As a former U.S. Air Force air traffic controller for six years, I saw payday lenders prey on men and women in uniform. Financial distress is the top reason military personnel take their own lives. The Military Lending Act gave relief to active duty service members. Payday loans are prohibited under the Act; a protection Montana voters extended to Montana residents in 2010. Soon after the MLA passed, payday lenders around military bases shut down. The MLA only applies to active duty service members, not veterans. This act helps the Consumer Financial Protection Bureau go after illegal debt trap loans that target service-members. Problem is, once you're out, it no longer applies.
What happens if payday lenders make loans to active duty service members? Or veterans in Montana? You’ll need the Consumer Bureau or attorney general to go after payday lenders who break the law, and offer debt relief to veterans and families affected. USAF’s Chief Master Sergeant James Cody told Congress this himself. The Consumer Bureau recently issued protections for veterans, and civilians; not as strong as Montana law, but still some much-needed help for Americans.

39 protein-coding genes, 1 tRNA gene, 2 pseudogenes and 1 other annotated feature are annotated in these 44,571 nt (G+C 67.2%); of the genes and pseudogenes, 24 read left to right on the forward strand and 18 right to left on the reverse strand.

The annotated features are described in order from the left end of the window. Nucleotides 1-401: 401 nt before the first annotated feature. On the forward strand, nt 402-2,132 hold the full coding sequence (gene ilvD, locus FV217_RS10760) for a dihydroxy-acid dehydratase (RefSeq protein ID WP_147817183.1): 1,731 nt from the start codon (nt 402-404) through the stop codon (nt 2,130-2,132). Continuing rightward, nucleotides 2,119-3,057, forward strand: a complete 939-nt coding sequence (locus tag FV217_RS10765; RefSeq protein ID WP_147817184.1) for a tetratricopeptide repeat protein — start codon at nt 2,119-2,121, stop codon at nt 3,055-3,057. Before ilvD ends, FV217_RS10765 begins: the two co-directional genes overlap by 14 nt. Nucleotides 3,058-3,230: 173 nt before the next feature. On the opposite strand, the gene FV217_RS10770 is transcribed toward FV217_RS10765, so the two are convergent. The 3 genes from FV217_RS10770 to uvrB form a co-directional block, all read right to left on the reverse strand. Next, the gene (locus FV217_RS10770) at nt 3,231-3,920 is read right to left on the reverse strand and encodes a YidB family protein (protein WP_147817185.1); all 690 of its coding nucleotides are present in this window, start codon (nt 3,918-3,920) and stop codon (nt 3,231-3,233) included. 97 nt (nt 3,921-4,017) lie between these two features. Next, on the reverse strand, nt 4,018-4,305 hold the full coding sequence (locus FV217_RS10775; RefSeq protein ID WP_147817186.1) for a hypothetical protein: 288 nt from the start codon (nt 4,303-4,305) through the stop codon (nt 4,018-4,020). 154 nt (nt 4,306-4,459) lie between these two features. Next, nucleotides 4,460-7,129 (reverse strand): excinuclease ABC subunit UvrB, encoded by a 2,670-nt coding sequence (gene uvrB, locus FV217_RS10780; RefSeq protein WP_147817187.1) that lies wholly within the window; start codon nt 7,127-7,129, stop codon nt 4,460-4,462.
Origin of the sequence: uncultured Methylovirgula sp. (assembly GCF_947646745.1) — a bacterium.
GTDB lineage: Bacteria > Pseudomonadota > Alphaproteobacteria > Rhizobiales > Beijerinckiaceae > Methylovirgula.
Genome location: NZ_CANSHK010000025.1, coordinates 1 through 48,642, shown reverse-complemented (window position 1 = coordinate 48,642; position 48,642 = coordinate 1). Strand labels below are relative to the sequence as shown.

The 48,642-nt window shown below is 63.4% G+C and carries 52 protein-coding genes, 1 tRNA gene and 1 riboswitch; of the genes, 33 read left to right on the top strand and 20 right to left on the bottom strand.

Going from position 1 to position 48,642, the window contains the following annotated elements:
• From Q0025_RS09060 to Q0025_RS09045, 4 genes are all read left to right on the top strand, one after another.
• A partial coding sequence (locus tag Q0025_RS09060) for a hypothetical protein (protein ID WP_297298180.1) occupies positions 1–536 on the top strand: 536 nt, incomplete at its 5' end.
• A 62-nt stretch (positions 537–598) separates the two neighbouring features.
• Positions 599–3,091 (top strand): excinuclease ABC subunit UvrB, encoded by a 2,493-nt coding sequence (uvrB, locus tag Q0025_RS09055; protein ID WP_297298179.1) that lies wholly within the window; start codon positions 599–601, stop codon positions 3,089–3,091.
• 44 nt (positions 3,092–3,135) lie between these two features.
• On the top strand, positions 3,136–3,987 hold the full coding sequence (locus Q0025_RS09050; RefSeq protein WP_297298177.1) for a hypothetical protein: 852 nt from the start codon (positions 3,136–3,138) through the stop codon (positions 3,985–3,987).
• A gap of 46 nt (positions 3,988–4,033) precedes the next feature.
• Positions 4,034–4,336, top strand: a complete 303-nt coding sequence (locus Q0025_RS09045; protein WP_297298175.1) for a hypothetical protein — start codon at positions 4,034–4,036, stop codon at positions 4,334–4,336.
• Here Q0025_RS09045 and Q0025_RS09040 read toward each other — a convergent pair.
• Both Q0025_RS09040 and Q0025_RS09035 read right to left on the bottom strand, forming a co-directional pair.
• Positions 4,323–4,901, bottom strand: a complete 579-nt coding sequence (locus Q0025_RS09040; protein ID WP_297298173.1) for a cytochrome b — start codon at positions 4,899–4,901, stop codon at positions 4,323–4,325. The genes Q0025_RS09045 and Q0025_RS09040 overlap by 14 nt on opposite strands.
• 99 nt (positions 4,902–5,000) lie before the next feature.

Montana Rep. Gianforte got the opportunity to continue to allow the CFPB to enforce payday regulations. He chose to support payday lenders, turning his back on veterans. This vote shows that Rep. Gianforte is not voting on behalf of Montana values, and that he is against enforcing protections that support service-members and our families. Supporting the Consumer Bureau's new protections, gives him an opportunity to represent us better.